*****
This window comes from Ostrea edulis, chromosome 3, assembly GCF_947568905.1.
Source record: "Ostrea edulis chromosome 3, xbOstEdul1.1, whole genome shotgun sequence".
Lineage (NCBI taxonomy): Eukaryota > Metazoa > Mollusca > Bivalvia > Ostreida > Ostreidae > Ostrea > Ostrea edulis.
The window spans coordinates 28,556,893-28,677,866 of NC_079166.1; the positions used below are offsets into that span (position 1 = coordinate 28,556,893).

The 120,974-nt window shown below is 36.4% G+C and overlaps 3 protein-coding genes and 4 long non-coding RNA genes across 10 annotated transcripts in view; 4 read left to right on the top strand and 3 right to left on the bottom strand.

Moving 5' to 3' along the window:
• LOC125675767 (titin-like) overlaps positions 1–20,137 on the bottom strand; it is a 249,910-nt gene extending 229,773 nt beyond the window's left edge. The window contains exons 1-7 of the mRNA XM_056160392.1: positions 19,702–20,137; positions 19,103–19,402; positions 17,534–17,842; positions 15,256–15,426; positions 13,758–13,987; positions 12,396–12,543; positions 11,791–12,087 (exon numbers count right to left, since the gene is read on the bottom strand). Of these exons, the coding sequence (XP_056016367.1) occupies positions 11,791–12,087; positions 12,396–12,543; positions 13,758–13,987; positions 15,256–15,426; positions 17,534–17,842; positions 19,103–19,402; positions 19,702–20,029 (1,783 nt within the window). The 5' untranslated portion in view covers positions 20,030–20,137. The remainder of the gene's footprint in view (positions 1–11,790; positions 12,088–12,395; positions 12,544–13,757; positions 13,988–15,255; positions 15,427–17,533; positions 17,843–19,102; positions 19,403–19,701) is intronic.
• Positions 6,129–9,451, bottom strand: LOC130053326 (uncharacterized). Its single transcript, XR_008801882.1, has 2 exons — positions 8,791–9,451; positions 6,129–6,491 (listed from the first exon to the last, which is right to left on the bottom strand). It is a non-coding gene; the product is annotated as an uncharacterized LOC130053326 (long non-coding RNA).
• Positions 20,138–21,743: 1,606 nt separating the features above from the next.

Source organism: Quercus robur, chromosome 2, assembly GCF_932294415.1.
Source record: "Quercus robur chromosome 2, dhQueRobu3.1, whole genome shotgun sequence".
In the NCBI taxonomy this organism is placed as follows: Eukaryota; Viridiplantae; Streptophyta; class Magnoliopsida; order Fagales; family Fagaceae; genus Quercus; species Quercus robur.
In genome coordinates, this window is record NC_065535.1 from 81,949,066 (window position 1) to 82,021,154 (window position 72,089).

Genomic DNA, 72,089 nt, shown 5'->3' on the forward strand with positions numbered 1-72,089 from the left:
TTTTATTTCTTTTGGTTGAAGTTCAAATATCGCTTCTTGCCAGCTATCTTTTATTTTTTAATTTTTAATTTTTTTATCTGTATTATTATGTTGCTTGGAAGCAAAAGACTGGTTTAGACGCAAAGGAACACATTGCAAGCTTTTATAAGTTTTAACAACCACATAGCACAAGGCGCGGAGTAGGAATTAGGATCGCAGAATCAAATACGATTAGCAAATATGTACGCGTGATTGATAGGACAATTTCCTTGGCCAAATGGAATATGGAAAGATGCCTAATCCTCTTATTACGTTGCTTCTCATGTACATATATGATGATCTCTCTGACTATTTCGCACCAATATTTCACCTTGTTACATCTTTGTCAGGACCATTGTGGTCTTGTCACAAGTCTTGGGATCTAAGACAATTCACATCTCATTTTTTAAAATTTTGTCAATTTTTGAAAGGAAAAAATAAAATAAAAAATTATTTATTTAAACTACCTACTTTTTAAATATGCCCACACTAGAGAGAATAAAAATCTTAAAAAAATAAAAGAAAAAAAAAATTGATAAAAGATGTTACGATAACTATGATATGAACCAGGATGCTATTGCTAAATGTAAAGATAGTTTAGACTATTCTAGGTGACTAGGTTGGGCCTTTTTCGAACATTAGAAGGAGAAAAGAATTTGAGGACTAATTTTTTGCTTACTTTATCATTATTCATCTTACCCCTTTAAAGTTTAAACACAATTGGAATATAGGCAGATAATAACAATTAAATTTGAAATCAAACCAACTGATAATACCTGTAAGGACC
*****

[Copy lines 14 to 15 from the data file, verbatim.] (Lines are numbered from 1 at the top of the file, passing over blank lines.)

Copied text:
Genomic DNA, 72,089 nt, shown 5'->3' on the forward strand with positions numbered 1-72,089 from the left:
TTTTATTTCTTTTGGTTGAAGTTCAAATATCGCTTCTTGCCAGCTATCTTTTATTTTTTAATTTTTAATTTTTTTATCTGTATTATTATGTTGCTTGGAAGCAAAAGACTGGTTTAGACGCAAAGGAACACATTGCAAGCTTTTATAAGTTTTAACAACCACATAGCACAAGGCGCGGAGTAGGAATTAGGATCGCAGAATCAAATACGATTAGCAAATATGTACGCGTGATTGATAGGACAATTTCCTTGGCCAAATGGAATATGGAAAGATGCCTAATCCTCTTATTACGTTGCTTCTCATGTACATATATGATGATCTCTCTGACTATTTCGCACCAATATTTCACCTTGTTACATCTTTGTCAGGACCATTGTGGTCTTGTCACAAGTCTTGGGATCTAAGACAATTCACATCTCATTTTTTAAAATTTTGTCAATTTTTGAAAGGAAAAAATAAAATAAAAAATTATTTATTTAAACTACCTACTTTTTAAATATGCCCACACTAGAGAGAATAAAAATCTTAAAAAAATAAAAGAAAAAAAAAATTGATAAAAGATGTTACGATAACTATGATATGAACCAGGATGCTATTGCTAAATGTAAAGATAGTTTAGACTATTCTAGGTGACTAGGTTGGGCCTTTTTCGAACATTAGAAGGAGAAAAGAATTTGAGGACTAATTTTTTGCTTACTTTATCATTATTCATCTTACCCCTTTAAAGTTTAAACACAATTGGAATATAGGCAGATAATAACAATTAAATTTGAAATCAAACCAACTGATAATACCTGTAAGGACC